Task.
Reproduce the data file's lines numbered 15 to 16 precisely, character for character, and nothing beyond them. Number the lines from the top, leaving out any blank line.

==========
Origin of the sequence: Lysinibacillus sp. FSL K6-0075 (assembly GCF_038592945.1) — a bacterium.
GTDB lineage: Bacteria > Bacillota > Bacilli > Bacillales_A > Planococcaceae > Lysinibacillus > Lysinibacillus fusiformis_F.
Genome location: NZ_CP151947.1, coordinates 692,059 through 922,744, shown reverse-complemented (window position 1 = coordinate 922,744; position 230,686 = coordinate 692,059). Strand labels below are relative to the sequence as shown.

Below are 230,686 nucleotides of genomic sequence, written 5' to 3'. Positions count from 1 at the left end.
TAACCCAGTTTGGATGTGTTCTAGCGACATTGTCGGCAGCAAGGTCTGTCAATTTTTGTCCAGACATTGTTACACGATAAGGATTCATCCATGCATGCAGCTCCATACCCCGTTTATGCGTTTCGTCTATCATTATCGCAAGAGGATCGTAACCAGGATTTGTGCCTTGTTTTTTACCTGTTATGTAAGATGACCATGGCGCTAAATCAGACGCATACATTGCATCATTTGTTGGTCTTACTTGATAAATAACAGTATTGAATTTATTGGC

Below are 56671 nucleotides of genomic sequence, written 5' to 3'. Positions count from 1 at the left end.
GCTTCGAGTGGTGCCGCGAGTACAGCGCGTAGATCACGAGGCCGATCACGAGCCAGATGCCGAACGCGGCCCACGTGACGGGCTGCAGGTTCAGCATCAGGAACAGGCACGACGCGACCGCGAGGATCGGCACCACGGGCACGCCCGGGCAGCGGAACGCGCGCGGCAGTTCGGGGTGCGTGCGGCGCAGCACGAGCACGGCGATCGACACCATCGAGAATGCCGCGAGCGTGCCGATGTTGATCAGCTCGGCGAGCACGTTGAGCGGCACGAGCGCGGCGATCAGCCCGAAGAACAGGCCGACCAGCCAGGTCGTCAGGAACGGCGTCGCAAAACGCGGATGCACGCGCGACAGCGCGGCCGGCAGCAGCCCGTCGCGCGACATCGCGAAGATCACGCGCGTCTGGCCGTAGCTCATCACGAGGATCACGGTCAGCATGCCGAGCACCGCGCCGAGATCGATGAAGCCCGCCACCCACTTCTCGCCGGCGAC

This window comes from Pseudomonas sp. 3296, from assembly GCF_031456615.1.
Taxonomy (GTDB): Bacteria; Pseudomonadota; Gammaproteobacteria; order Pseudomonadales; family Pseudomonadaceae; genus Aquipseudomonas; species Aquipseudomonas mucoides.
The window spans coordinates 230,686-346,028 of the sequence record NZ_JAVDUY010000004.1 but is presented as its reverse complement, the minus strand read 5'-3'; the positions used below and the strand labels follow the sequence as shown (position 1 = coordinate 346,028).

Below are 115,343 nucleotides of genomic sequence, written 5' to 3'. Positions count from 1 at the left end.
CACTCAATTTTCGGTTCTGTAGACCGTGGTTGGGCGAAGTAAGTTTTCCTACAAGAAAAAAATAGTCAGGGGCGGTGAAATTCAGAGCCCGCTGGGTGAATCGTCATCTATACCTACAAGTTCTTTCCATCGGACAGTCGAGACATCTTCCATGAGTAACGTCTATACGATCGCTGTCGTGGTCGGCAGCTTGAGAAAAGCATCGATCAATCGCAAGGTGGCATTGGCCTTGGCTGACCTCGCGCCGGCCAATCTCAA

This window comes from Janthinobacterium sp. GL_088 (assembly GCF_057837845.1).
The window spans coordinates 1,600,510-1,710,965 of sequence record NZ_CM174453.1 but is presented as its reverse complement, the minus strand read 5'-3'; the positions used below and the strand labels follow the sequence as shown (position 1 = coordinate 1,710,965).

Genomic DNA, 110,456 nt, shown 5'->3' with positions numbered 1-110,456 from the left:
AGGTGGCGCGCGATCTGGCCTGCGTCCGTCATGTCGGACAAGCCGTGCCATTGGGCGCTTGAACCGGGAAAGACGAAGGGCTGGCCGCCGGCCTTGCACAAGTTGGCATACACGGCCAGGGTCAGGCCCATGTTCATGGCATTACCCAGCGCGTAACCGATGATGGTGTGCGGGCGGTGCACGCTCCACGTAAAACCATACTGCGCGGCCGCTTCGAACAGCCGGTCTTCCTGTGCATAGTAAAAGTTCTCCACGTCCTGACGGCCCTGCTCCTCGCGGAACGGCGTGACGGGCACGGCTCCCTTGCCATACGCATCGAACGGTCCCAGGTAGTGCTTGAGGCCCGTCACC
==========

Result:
Genomic DNA, 110,456 nt, shown 5'->3' with positions numbered 1-110,456 from the left:
AGGTGGCGCGCGATCTGGCCTGCGTCCGTCATGTCGGACAAGCCGTGCCATTGGGCGCTTGAACCGGGAAAGACGAAGGGCTGGCCGCCGGCCTTGCACAAGTTGGCATACACGGCCAGGGTCAGGCCCATGTTCATGGCATTACCCAGCGCGTAACCGATGATGGTGTGCGGGCGGTGCACGCTCCACGTAAAACCATACTGCGCGGCCGCTTCGAACAGCCGGTCTTCCTGTGCATAGTAAAAGTTCTCCACGTCCTGACGGCCCTGCTCCTCGCGGAACGGCGTGACGGGCACGGCTCCCTTGCCATACGCATCGAACGGTCCCAGGTAGTGCTTGAGGCCCGTCACC